Two stops apart gets you: -4, -2, 0, +2, +4 for an 8-stop range. See the difference?
Shoot a series of images from the darkest (no highlights are off the chart and the histogram is mostly to the left) to the lightest (no shadows off the chart and the histogram is mostly to the right) changing the shutter speed in increments of 2 stops apart.
Here is a set of five images I shot to get details at both ends of the full range of this scene.
Shooting from an indoor location and including windows is one of the highest contrast scenarios you could encounter.
It works perfectly for this example.
What you want to take note of in the five images above is that the darkest one has NO clipped highlight areas, notice the windows and spot on the floor. Conversely, the brightest image has no clipped shadows (not touching the left of the histogram).
It will have a lot of blinkies and clipped highlights – that’s what you want!
See how much detail there is in the black wood stove in that image?
Tip: Take a photo of your hand in front of the lens after each series so the beginning and end of each series are easy to spot later in Lightroom.
Processing your HDR images in Lightroom
Once you’re back to home base import your bracketed images into Lightroom.
I use the color flags in the Library module to mark all my bracketed shots so I can easily pick them out later for processing. You can see I’ve tagged them all with red here.
Find a method that works for you, it doesn’t have to be color flags.
Select your brackets and merge to HDR
Next select all the images in your bracketed set, in this case, I shot five.
Make sure you get them all and don’t get any extras.
It looks really odd, or Lightroom will give you an error message if you select one that isn’t the same and it can’t merge them.
With all the bracketed images highlighted, right-click and choose: Photo Merge > HDR.
You will get a popup dialog box that looks like this.
If you shot a scene where nothing was moving, don’t worry about using the deghosting options.
Check off the “Auto Align” one. Even if you shot using a tripod things can shift so it doesn’t hurt to have Lightroom check that for you. I usually leave the “Auto Tone” option unchecked, it most often doesn’t do what I want with the image. But you can try it, and if you don’t like it just hit Reset once the image is opened in LR.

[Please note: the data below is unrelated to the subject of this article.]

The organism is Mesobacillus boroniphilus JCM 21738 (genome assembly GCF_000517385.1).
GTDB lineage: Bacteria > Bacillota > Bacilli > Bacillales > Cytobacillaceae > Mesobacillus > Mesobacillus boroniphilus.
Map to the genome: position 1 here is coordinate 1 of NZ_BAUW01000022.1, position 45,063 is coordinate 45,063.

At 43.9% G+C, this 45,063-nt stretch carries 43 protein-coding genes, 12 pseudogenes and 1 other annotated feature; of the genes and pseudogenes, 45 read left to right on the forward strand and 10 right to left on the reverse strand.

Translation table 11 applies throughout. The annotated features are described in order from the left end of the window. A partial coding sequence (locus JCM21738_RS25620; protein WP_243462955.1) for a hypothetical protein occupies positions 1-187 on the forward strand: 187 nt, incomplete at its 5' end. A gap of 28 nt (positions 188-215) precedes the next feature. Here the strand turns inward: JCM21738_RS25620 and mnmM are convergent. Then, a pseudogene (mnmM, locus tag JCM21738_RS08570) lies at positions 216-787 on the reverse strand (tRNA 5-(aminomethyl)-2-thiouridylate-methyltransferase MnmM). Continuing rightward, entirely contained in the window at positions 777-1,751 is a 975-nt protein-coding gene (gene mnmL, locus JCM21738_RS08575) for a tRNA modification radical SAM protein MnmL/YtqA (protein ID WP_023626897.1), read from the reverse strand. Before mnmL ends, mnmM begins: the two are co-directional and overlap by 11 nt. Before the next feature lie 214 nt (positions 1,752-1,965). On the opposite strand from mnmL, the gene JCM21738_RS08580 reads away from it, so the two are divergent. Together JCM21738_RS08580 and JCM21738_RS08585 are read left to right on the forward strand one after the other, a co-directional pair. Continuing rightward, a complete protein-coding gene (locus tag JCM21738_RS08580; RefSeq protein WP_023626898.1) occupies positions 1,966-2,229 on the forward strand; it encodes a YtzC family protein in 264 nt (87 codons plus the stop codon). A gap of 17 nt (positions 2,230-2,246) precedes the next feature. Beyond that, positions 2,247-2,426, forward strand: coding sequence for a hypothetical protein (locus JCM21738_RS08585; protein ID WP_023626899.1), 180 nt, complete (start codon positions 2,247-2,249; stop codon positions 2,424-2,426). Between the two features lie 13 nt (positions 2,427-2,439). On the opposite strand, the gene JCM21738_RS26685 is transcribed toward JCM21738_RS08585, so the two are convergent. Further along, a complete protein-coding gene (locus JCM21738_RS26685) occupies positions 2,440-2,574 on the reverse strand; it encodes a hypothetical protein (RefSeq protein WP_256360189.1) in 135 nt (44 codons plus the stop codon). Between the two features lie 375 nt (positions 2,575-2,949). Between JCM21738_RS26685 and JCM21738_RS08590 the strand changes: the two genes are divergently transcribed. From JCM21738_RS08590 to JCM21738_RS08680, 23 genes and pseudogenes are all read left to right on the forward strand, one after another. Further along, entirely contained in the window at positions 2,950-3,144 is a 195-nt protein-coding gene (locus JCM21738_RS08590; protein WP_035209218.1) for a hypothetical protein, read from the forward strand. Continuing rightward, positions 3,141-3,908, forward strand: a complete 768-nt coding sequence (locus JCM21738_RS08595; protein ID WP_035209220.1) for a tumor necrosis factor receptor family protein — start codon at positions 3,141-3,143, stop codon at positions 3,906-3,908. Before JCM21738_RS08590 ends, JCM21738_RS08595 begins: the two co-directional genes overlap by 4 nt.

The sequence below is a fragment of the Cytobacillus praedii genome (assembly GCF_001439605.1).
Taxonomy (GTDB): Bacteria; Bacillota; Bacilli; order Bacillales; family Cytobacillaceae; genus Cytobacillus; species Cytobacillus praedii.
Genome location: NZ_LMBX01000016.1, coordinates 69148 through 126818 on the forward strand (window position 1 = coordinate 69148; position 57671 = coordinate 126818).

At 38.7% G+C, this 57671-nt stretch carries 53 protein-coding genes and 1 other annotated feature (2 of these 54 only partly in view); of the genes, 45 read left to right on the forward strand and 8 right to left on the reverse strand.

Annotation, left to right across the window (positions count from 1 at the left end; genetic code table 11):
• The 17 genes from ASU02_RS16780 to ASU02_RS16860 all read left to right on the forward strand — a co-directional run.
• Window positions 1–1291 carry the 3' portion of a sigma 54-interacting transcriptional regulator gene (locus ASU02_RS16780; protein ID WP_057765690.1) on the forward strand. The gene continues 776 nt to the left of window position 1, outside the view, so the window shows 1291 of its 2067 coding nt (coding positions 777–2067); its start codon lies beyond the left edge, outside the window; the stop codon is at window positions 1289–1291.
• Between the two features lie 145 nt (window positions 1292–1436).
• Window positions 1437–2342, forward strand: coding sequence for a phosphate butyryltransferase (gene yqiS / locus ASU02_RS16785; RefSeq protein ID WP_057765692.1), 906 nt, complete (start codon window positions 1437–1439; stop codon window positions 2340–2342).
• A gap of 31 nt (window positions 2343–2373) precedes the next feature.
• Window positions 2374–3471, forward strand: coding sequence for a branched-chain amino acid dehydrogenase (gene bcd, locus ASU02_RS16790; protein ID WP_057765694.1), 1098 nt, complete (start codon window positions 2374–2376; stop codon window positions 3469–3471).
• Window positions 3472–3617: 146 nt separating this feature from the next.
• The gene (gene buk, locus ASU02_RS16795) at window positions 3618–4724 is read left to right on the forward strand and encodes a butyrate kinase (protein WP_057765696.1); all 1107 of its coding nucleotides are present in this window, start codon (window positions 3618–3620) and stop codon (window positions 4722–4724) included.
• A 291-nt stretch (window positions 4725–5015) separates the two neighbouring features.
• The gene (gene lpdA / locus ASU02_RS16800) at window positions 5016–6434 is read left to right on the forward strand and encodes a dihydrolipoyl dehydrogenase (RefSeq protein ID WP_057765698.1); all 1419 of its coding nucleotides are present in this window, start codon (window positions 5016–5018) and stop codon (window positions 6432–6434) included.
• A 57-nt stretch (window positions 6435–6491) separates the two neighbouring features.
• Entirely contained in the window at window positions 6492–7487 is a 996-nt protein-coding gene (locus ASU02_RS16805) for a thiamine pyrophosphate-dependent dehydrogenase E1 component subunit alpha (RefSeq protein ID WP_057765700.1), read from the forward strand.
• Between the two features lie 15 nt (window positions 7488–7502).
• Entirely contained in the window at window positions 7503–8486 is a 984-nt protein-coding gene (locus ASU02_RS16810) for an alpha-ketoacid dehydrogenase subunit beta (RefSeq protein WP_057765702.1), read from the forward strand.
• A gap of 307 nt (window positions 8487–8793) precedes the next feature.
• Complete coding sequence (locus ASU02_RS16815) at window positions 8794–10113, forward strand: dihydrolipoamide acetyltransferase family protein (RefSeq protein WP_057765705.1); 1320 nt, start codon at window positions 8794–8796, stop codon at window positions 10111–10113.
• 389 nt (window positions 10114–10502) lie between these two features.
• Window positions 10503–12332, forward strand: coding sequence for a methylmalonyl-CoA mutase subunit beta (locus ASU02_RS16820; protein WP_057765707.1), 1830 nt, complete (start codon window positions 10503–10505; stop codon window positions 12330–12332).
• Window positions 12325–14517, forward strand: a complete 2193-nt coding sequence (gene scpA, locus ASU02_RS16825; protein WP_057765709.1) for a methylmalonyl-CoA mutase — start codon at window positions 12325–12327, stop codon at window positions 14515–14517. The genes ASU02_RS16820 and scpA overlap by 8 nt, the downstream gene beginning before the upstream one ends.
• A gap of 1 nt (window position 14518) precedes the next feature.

Click Merge and Lightroom will do its thing combining your bracketed images.
It may take a while depending on how many shots you took, and the speed and processing power of your computer. (Another good reason for shooting 2 stops apart, I’d have needed seven images instead of four to cover the same scene.)
I go into MUCH more detail about using Lightroom Classic Merge to HDR functionality in my Lightroom for Photographers: The Complete Course. I have an entire video lesson of over 20 minutes where I walk you step by step through the process.
Finishing it up in Lightroom Develop module
You’re not done yet! This is where the magic just begins.
What Lightroom does with your bracketed images is combines them into one 32-bit DNG file, which it automatically imports for you (if it doesn’t you may need to check your LR preferences).
I won’t get into the math but just know that it’s like a “super-mega file” that can hold all the colors and details from all the other images combined.
You just have to massage it a bit to get it to sing!
This is how the image shows up in LR before any extra processing.
Doesn’t look any more special than one of the originals right? But look what you can pull out of it when you know how.
See how there are now details in both the darkest areas in the shadows, like around the stove, and in the brightest ones like the windows and spot of light on the floor?
BUT also notice that there are still shadows and highlights.
I’ve processed it to maintain a full range from pure black to pure white and even bumped the contrast a bit using the Curves panel.
Here are the global settings I applied.